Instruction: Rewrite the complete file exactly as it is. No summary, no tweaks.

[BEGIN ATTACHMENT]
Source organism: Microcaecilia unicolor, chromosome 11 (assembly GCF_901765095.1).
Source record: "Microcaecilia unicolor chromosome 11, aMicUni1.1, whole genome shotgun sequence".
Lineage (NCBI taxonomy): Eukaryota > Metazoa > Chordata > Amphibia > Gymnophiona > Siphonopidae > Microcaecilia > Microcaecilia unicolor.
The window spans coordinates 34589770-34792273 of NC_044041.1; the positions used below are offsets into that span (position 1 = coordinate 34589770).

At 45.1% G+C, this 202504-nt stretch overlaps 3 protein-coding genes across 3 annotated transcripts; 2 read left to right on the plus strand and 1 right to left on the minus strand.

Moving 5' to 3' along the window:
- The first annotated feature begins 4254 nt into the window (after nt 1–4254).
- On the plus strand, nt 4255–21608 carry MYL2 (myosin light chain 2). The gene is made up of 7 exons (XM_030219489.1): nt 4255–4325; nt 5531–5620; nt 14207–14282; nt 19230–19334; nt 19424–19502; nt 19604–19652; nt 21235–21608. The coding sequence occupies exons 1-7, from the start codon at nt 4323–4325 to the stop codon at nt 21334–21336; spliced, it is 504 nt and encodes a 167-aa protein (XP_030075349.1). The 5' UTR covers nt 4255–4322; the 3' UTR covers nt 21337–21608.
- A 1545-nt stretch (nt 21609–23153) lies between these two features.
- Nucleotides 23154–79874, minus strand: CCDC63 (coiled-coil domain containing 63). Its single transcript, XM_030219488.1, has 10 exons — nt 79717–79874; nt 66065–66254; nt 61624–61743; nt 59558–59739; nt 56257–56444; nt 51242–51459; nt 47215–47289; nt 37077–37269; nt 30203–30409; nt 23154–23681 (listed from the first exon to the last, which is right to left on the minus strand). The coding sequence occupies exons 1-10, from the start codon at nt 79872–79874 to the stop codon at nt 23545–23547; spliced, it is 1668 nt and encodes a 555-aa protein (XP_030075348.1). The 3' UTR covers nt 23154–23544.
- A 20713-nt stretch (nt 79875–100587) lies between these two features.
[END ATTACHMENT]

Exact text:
Source organism: Microcaecilia unicolor, chromosome 11 (assembly GCF_901765095.1).
Source record: "Microcaecilia unicolor chromosome 11, aMicUni1.1, whole genome shotgun sequence".
Lineage (NCBI taxonomy): Eukaryota > Metazoa > Chordata > Amphibia > Gymnophiona > Siphonopidae > Microcaecilia > Microcaecilia unicolor.
The window spans coordinates 34589770-34792273 of NC_044041.1; the positions used below are offsets into that span (position 1 = coordinate 34589770).

At 45.1% G+C, this 202504-nt stretch overlaps 3 protein-coding genes across 3 annotated transcripts; 2 read left to right on the plus strand and 1 right to left on the minus strand.

Moving 5' to 3' along the window:
- The first annotated feature begins 4254 nt into the window (after nt 1–4254).
- On the plus strand, nt 4255–21608 carry MYL2 (myosin light chain 2). The gene is made up of 7 exons (XM_030219489.1): nt 4255–4325; nt 5531–5620; nt 14207–14282; nt 19230–19334; nt 19424–19502; nt 19604–19652; nt 21235–21608. The coding sequence occupies exons 1-7, from the start codon at nt 4323–4325 to the stop codon at nt 21334–21336; spliced, it is 504 nt and encodes a 167-aa protein (XP_030075349.1). The 5' UTR covers nt 4255–4322; the 3' UTR covers nt 21337–21608.
- A 1545-nt stretch (nt 21609–23153) lies between these two features.
- Nucleotides 23154–79874, minus strand: CCDC63 (coiled-coil domain containing 63). Its single transcript, XM_030219488.1, has 10 exons — nt 79717–79874; nt 66065–66254; nt 61624–61743; nt 59558–59739; nt 56257–56444; nt 51242–51459; nt 47215–47289; nt 37077–37269; nt 30203–30409; nt 23154–23681 (listed from the first exon to the last, which is right to left on the minus strand). The coding sequence occupies exons 1-10, from the start codon at nt 79872–79874 to the stop codon at nt 23545–23547; spliced, it is 1668 nt and encodes a 555-aa protein (XP_030075348.1). The 3' UTR covers nt 23154–23544.
- A 20713-nt stretch (nt 79875–100587) lies between these two features.